New allergy labelling law in the US passed

Related tags Food Food allergy

A Bill to simplify food allergen labelling by 2006 has been passed
by the US House Subcommittee on Health.

The law will require food manufacturers to clearly state if a product contains the eight major food allergens that are responsible for over 90 per cent of all allergic reactions which are: milk, eggs, peanuts, tree nuts, fish, shellfish, wheat, and soy.

"Foods that are safe for most Americans can be deadly for others,"​ said US representative Nita Lowey. "Food-allergic consumers depend on food labels to make life-and-death decisions, yet they are forced to crack a code of complicated scientific terms for every food product they eat.

"It's time for Congress to end this dangerous game by passing my bill to require everyday language and complete food ingredient lists."​ Recent studies estimate that 1 in every 15 Americans - over 7 million - has a food allergy and the number of children with peanut allergy has doubled in the past five years. Each year, over 250 Americans die due to the ingestion of allergenic foods and 30,000 receive life-saving treatment in emergency rooms.

The only way for someone with food allergies to keep from having a potentially life-threatening allergic reaction is to completely avoid foods and products that contain the allergens. The Food Allergy Initiative​ claims that food-allergic consumers are forced to decipher labels for every food product they purchase, and that their lives are made even more difficult because ingredient statements are written for scientists, not consumers.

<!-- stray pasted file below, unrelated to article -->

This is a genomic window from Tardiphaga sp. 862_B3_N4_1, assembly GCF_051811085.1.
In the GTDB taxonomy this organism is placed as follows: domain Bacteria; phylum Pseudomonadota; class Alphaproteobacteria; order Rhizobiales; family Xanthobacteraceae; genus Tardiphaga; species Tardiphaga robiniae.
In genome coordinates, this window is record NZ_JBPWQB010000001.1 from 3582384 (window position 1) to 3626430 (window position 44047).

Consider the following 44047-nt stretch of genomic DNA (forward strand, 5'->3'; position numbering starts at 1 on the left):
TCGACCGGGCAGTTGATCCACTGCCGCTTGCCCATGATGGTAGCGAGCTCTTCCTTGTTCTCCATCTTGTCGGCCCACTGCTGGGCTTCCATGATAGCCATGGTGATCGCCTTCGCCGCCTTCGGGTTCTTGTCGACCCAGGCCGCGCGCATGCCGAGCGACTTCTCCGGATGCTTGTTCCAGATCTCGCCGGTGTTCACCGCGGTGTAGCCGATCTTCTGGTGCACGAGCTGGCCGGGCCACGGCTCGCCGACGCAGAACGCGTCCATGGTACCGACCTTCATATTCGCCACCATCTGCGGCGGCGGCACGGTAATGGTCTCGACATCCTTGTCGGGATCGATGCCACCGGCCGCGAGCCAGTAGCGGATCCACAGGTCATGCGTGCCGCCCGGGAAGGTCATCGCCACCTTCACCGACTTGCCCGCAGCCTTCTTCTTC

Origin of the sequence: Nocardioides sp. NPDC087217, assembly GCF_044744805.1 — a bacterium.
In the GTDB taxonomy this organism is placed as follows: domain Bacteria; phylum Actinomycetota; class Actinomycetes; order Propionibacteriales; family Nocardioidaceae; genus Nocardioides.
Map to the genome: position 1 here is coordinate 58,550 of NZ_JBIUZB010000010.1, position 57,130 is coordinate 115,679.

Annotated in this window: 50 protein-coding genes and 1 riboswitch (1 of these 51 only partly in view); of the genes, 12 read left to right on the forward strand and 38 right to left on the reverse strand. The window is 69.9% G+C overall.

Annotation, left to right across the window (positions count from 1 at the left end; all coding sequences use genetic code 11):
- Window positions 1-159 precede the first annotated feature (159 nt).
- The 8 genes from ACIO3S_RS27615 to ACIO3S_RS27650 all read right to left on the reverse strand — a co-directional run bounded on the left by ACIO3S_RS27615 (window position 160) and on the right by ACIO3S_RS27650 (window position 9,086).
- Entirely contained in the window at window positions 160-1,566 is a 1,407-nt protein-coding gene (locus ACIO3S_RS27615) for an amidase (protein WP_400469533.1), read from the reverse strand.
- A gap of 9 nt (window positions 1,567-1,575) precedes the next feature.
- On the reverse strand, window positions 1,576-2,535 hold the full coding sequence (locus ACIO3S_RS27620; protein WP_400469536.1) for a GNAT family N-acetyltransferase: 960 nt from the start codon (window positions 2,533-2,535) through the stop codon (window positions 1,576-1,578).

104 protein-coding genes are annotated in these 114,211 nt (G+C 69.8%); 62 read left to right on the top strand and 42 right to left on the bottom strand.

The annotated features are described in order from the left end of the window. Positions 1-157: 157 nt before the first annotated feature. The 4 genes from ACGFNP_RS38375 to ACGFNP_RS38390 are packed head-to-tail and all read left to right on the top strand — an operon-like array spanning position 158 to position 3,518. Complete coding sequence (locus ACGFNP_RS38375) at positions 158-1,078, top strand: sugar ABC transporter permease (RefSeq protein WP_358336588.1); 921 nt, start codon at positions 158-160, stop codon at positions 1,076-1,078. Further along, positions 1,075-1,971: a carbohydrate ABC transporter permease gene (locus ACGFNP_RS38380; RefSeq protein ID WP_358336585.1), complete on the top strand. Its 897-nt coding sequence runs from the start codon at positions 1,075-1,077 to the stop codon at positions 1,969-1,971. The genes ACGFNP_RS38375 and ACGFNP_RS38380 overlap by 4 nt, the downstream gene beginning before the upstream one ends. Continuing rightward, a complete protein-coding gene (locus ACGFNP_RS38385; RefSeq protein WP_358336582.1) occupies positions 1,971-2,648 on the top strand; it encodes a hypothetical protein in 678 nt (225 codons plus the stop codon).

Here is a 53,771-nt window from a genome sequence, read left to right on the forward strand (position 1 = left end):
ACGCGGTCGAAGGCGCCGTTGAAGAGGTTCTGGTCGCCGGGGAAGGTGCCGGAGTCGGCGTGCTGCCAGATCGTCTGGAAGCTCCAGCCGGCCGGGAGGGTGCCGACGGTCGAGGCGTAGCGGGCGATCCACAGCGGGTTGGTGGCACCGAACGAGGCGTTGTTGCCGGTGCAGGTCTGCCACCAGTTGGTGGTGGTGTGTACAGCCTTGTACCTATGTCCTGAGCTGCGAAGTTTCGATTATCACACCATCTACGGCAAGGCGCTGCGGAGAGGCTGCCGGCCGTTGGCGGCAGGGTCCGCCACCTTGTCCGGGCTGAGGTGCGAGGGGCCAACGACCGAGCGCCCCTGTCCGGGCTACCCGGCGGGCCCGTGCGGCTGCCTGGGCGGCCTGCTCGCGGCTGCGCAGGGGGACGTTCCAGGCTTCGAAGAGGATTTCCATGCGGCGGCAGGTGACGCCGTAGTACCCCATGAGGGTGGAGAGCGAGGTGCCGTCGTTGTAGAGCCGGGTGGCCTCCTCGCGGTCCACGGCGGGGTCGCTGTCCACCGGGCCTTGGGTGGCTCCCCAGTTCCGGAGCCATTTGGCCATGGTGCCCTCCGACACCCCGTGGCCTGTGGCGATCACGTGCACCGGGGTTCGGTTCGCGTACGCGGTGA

The pressure group points to a recent study at Mount Sinai School of Medicine that demonstrated that after reading a series of labels only 7 per cent of parents of children with milk allergy were able to correctly identify products that contained milk and 22 per cent of parents of children with soy allergy were able to correctly identify products that contain soy.

This is because over thirty different terms refer to milk - whey, casein et al - and over fourteen terms refer to soy, for example, miso or textured vegetable protein. In addition, food manufacturers are not required to declare if any allergens were used in the natural or artificial flavourings, additives, and colourings.

Supporters of the Food Allergen Labelling and Consumer Protection Act believe that the law will allow food-allergic consumers to more easily identify a product's ingredients, protect themselves from foods that would harm them, and stay healthy.

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